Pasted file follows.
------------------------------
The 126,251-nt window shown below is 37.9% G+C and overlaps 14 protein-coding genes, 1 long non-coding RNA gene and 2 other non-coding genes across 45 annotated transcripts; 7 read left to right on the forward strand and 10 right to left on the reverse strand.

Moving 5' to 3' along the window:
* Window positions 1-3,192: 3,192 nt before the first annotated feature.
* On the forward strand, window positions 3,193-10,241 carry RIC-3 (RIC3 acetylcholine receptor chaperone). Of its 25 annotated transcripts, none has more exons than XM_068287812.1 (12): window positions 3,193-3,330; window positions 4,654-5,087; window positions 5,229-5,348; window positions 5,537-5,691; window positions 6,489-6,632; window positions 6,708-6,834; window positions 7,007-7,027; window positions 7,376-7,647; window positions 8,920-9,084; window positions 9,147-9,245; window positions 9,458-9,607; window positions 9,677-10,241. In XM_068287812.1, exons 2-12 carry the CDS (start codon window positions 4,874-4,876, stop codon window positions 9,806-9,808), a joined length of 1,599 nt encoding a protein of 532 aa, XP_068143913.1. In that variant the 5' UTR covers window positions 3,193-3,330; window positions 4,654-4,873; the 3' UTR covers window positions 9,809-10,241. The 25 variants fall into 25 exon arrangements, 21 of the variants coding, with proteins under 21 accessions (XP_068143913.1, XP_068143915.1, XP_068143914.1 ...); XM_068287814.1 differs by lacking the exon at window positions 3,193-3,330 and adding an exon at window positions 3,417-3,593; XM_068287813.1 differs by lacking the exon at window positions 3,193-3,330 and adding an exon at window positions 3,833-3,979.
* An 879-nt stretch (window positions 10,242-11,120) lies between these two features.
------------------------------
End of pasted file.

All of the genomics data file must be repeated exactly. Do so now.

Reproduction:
The 126,251-nt window shown below is 37.9% G+C and overlaps 14 protein-coding genes, 1 long non-coding RNA gene and 2 other non-coding genes across 45 annotated transcripts; 7 read left to right on the forward strand and 10 right to left on the reverse strand.

Moving 5' to 3' along the window:
* Window positions 1-3,192: 3,192 nt before the first annotated feature.
* On the forward strand, window positions 3,193-10,241 carry RIC-3 (RIC3 acetylcholine receptor chaperone). Of its 25 annotated transcripts, none has more exons than XM_068287812.1 (12): window positions 3,193-3,330; window positions 4,654-5,087; window positions 5,229-5,348; window positions 5,537-5,691; window positions 6,489-6,632; window positions 6,708-6,834; window positions 7,007-7,027; window positions 7,376-7,647; window positions 8,920-9,084; window positions 9,147-9,245; window positions 9,458-9,607; window positions 9,677-10,241. In XM_068287812.1, exons 2-12 carry the CDS (start codon window positions 4,874-4,876, stop codon window positions 9,806-9,808), a joined length of 1,599 nt encoding a protein of 532 aa, XP_068143913.1. In that variant the 5' UTR covers window positions 3,193-3,330; window positions 4,654-4,873; the 3' UTR covers window positions 9,809-10,241. The 25 variants fall into 25 exon arrangements, 21 of the variants coding, with proteins under 21 accessions (XP_068143913.1, XP_068143915.1, XP_068143914.1 ...); XM_068287814.1 differs by lacking the exon at window positions 3,193-3,330 and adding an exon at window positions 3,417-3,593; XM_068287813.1 differs by lacking the exon at window positions 3,193-3,330 and adding an exon at window positions 3,833-3,979.
* An 879-nt stretch (window positions 10,242-11,120) lies between these two features.